Lyne said that, if a criminal succeeds in cloning and Chip and PIN card, it can be very difficult for retailers to detect. However, it is a lot more difficult and dangerous than cloning a magstripe, so it is less common that other types of fraud.
chip and pin




3. POS terminals

For larger-scale cyber fraud, hackers have been known to target point of sale (POS) terminals in shops.

The best known example of this is the attack on the Target retail chain in the US, where malware was installed on the POS terminals, allowing criminals to siphon off card details.

Lyne showed how he could create a 'back door' into a computer running a POS system using a phishing attack, and then steal a copy of the computer's memory using a simple software tool.

Once he had a copy of the computer's memory, he could search through it for the transaction process executable file, and then extract a list of credit card numbers, with corresponding expiry dates and CVV numbers, that had been used on that terminal.

The list only went back as far as the computer's memory, but he said that it was very realistic for a cyber criminal to be able to gather a day’s worth of data in this way. The criminal could also sit in the background over an extended period of time and gather much more.

4. Spoof websites 

If shoppers and retailers are at risk of fraud on the high street, they are even more at risk online. Lyne showed how cyber criminals can create clones of high-end brand websites that will allow attackers to bypass systems like Verified by Visa and MasterCard SecureCode.

He registered a domain called, and used a tool called The Social-Engineer Toolkit, which is freely available online, to create a clone of He even bought an SSL certificate for it, so that a padlock displayed in the address bar at the top of the page.

he explained that, when a victim lands on the page via a phishing attack, it looks exactly like the real site, and the padlock icon creates a false sense of security, so they enter their card details. Those details are then sent straight to the attacker over the internet before the victim knows what has happened.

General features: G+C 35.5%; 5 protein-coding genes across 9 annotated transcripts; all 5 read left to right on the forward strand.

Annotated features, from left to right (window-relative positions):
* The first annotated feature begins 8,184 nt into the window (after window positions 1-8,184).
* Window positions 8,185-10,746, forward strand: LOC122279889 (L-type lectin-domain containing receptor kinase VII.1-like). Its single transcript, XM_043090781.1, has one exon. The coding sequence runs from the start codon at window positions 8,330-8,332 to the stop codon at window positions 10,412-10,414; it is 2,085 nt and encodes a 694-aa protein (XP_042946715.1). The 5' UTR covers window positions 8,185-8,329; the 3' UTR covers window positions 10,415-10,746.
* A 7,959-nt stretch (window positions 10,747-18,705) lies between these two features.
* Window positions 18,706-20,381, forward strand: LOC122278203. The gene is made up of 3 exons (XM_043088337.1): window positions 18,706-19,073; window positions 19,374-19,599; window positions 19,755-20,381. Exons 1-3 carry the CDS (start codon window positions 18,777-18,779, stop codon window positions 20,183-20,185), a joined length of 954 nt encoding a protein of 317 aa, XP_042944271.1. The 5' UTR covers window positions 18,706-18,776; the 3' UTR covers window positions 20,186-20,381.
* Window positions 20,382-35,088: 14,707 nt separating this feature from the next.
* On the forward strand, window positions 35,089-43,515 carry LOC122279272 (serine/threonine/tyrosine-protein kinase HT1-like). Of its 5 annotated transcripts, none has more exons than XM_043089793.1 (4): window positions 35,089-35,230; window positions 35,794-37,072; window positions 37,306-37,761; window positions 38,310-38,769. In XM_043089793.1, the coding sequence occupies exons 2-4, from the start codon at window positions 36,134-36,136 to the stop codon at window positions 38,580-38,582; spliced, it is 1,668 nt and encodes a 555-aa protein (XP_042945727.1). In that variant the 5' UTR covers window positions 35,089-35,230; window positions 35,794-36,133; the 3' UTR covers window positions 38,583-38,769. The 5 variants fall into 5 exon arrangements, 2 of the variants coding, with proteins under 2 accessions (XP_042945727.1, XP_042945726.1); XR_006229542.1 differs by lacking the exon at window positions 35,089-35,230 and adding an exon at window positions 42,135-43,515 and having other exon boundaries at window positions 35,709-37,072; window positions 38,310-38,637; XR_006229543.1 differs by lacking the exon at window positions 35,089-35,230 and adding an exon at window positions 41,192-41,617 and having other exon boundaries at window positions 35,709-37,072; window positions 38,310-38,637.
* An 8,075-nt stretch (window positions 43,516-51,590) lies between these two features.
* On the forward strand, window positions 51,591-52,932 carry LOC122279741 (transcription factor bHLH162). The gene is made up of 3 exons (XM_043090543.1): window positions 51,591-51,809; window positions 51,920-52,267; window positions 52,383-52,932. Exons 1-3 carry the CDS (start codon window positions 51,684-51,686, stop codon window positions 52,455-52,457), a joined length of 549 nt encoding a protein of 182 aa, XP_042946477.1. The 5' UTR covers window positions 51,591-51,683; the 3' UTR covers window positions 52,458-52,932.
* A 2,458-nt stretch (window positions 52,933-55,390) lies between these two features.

"The point is that the padlock doesn’t mean safe, it just means encrypted. You could have an encrypted connection to a Russian cyber criminal gang, and rest assured, you are losing your data very securely," he said.

5. Stealing Bitcoins 

You might think that you are better off using a virtual currency like Bitcoin to avoid fraud, but even these are vulnerable to theft if you fall victim to a phishing attack that gives hackers access to the computer or phone you're storing them on.

Lyne showed how he could again establish a backdoor by persuading the user to visit an infected website, click a link, open an attachment or plug in a USB key, and then use a tool called Bitcoin Jacker to search for a Bitcoin wallet and transfer the contents over the internet to his own wallet.

If the wallet is encrypted, he showed how he could intall a keylogger on the victim's computer and then watch as they typed the password in before stealing the wallet, decrypting it and stealing the Bitcoins.

"What this is really taking advantage of is that lost boundary of a physical separate device, and the fact we’ve blurred it with something that does internet browsing, email and everything else at the same time," said Lyne.